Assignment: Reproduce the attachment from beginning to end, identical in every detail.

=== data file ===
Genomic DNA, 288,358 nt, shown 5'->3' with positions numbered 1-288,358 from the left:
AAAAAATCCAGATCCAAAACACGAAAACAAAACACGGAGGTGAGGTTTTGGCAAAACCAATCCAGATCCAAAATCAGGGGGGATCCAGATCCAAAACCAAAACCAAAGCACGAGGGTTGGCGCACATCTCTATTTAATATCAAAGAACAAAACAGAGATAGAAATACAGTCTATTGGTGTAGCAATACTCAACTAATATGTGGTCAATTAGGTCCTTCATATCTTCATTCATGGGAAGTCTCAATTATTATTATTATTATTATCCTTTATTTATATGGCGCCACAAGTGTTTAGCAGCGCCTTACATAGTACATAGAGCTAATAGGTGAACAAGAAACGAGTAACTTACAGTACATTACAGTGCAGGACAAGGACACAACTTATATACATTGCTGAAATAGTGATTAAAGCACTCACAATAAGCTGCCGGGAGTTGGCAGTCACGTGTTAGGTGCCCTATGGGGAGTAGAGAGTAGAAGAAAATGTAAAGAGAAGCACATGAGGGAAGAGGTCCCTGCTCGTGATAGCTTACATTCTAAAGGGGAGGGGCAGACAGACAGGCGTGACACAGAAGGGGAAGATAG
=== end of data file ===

Genomic DNA, 288,358 nt, shown 5'->3' with positions numbered 1-288,358 from the left:
AAAAAATCCAGATCCAAAACACGAAAACAAAACACGGAGGTGAGGTTTTGGCAAAACCAATCCAGATCCAAAATCAGGGGGGATCCAGATCCAAAACCAAAACCAAAGCACGAGGGTTGGCGCACATCTCTATTTAATATCAAAGAACAAAACAGAGATAGAAATACAGTCTATTGGTGTAGCAATACTCAACTAATATGTGGTCAATTAGGTCCTTCATATCTTCATTCATGGGAAGTCTCAATTATTATTATTATTATTATCCTTTATTTATATGGCGCCACAAGTGTTTAGCAGCGCCTTACATAGTACATAGAGCTAATAGGTGAACAAGAAACGAGTAACTTACAGTACATTACAGTGCAGGACAAGGACACAACTTATATACATTGCTGAAATAGTGATTAAAGCACTCACAATAAGCTGCCGGGAGTTGGCAGTCACGTGTTAGGTGCCCTATGGGGAGTAGAGAGTAGAAGAAAATGTAAAGAGAAGCACATGAGGGAAGAGGTCCCTGCTCGTGATAGCTTACATTCTAAAGGGGAGGGGCAGACAGACAGGCGTGACACAGAAGGGGAAGATAG